Holy Hyakutake, that's close
A comet heading our way in March will miss our planet by a mere 10 million miles, write Nigel Henbest and Heather Couper
Monday 26 February 1996
This unexpected celestial visitor was found by Yuji Hyakutake, a Japanese amateur astronomer, on 30 January. He was scanning the skies with a huge pair of binoculars with lenses 6in across. He found a faint smudge of magnitude 11 to 12 - 100 times fainter than the naked eye can see - between the constellations of Hydra (the water snake) and Libra (the scales). It was a previously unknown comet, then beyond the orbit of Mars as it headed in towards the Sun.
Just five weeks earlier, Mr Hyakutake had found another comet in the same region. While the previous Comet Hyakutake was never destined for greatness, astronomers realised that this new comet was on track for the record books. Brian Marsden, of the Central Bureau for Astronomical Telegrams in Cambridge, Massachusetts, calculated that the second Comet Hyakutake was coming towards the Earth. It would miss our planet by less than 10 million miles.
The last time a comet came so close was in 1983, when Comet IRAS-Araki- Alcock buzzed the Earth. But it was a puny specimen. Comet Hyakutake is a much more impressive creature, and promises to shine as brightly as the most brilliant stars.
On the other hand, Comet Hyakutake will cover an area of sky bigger than the full Moon, so its light will be spread out to a large misty glow. We are lucky that there will be no bright moonlight to drown out the comet as it passes the Earth, but you will need to get well away from street lights to see this rare visitor at its best. Let your eyes get used to the dark for 10 minutes in order to see its true glory.
The comet will be at its best between 22 March and the end of the month, at the positions marked on the "Looking North" map. For a comet, it is moving at a rapid pace. (Contrary to popular belief, comets do not whip through the sky like a firework rocket.) And it passes near the familiar stars of Ursa Major - better known as the Plough - and Polaris (the Pole Star), which can be used as "signposts" to Hyakutake.
On 22 March identify the brilliant star Arcturus by following the "handle" of the Plough towards the horizon. The comet is to the lower left of Arcturus. Over the next two nights, it brightens considerably as it heads towards the Plough, from magnitude 2 (equal to the Pole Star) until it almost rivals Arcturus in brightness.
Comet Hyakutake passes closest to the Earth in the early morning of 25 March, as it moves through the constellation of Draco (the dragon) between the Plough and the Pole Star. It may be sporting a faint tail of glowing gas, though the bright dusty tail that makes a comet so spectacular does not develop until after it has passed the Sun, on 1 May.
Binoculars will show some details in the comet's large fuzzy "head". It will take a pretty large telescope to show much more - in particular, the tiny central nucleus where the action lies. This is a frozen snowball a few miles across. It began life in the chilly reaches of the outer solar system and, as it comes within the orbit of Mars, the Sun's heat is boiling away the ice to create the comet's gaseous head and tail.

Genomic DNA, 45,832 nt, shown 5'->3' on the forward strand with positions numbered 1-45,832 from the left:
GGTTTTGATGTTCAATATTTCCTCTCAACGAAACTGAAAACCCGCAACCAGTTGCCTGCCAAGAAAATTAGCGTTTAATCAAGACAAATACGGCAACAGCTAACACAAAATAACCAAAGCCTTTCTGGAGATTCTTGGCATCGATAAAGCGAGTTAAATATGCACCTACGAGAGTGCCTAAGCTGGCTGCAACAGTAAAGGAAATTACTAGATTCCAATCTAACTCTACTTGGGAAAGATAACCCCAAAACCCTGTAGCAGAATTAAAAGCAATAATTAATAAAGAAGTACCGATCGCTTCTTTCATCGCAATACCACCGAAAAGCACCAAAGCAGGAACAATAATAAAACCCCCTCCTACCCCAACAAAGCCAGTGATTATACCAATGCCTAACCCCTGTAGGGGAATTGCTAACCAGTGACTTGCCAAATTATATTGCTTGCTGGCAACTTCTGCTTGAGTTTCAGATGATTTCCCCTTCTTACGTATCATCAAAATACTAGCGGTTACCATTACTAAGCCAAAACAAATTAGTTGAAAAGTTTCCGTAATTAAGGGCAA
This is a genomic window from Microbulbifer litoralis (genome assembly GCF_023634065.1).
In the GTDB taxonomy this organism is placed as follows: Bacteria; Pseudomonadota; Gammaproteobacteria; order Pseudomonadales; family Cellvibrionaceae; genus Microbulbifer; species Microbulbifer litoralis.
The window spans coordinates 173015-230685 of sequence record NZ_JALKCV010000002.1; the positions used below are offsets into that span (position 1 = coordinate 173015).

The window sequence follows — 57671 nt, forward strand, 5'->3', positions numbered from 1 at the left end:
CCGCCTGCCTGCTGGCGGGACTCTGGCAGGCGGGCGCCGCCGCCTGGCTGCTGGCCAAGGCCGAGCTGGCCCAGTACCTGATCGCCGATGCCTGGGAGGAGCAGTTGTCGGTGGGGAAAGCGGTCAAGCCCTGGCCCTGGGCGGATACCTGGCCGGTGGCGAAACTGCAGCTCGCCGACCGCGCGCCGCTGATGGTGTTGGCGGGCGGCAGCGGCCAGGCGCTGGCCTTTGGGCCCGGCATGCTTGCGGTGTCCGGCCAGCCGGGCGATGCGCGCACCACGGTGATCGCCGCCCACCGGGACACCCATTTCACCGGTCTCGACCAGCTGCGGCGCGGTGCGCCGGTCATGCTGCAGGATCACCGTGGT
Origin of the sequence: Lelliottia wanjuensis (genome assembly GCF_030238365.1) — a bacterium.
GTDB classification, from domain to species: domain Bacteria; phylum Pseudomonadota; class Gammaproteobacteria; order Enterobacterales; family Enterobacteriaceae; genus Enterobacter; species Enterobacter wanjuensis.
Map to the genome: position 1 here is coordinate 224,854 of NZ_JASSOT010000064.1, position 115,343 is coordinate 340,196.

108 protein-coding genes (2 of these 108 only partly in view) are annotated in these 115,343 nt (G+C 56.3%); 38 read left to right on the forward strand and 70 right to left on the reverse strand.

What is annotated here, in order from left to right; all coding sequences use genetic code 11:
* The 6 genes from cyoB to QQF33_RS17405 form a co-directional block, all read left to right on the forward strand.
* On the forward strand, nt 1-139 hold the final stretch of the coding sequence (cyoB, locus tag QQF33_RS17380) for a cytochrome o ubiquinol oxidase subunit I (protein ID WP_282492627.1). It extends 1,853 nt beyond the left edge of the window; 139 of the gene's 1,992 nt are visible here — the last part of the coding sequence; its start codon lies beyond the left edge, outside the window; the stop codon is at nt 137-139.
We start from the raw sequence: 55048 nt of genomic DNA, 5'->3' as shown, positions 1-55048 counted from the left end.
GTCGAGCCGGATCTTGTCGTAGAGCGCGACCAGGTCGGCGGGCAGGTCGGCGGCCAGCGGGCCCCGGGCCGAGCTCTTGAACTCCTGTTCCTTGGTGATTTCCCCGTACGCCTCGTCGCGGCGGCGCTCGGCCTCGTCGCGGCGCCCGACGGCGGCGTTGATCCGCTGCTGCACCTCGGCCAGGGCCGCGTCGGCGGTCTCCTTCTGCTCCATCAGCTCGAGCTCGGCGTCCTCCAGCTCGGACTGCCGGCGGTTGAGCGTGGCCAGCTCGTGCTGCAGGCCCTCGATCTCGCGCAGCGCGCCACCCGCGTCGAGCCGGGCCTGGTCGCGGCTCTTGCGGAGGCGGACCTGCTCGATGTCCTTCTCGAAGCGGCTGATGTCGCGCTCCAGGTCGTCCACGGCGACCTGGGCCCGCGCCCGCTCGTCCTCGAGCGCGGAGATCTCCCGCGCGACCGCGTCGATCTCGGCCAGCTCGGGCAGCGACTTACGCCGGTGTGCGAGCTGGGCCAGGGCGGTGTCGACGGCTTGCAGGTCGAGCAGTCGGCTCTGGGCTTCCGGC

Professional astronomers are quickly preparing plans to try to make out the shape and size of the nucleus. Some will use the Hubble Space Telescope to take the sharpest possible pictures. Others will bounce radio waves off the nucleus and try to work out its properties from the radar "echoes" they receive.
For astronomers, the observations planned for Comet Hyakutake will be an excellent dress rehearsal for an even more spectacular comet due to grace our skies next year: Comet Hale-Bopp. Watch this space.
Venus, usually only visible at dusk and dawn, makes a rare appearance on the star chart this month. By the end of March, it will not be setting until midnight (BST), and it is a stunning sight against a dark sky. A small telescope will show Venus about three-quarters lit up by the Sun at the beginning of March, although it will look more like a "half-moon" towards the end. As it and the Earth draw closer together, Venus grows even brighter. At the end of March, it is magnitude -4.2, and the most brilliant object in the sky apart from the Sun and Moon.
Otherwise, there is a paucity of planets on show. The only other planet visible is Jupiter, which rises about 3.30am mid-month. But Comet Hyakutake should more than make up for the lack of planets.
The stars on view are very definitely those of spring, with Leo the lion riding high in the south. Below Leo is Hydra, the largest constellation in the sky but by no means easy to see, because its stars are faint and the constellation is low in the sky as seen from the UK.
Diary (all times GMT):
4 March: Mars at conjunction.
5 March, 9.22am: full Moon.
12 March, 5.15pm: Moon at last quarter.
17 March: Saturn at conjunction.
19 March, 10.44am: new Moon.
25 March, 7am: Comet Hyakutake closest to Earth.
27 March, 1.30am: Moon at first quarter.
28 March: Mercury at superior conjunction.
31 March, 2am: British Summer Time begins.
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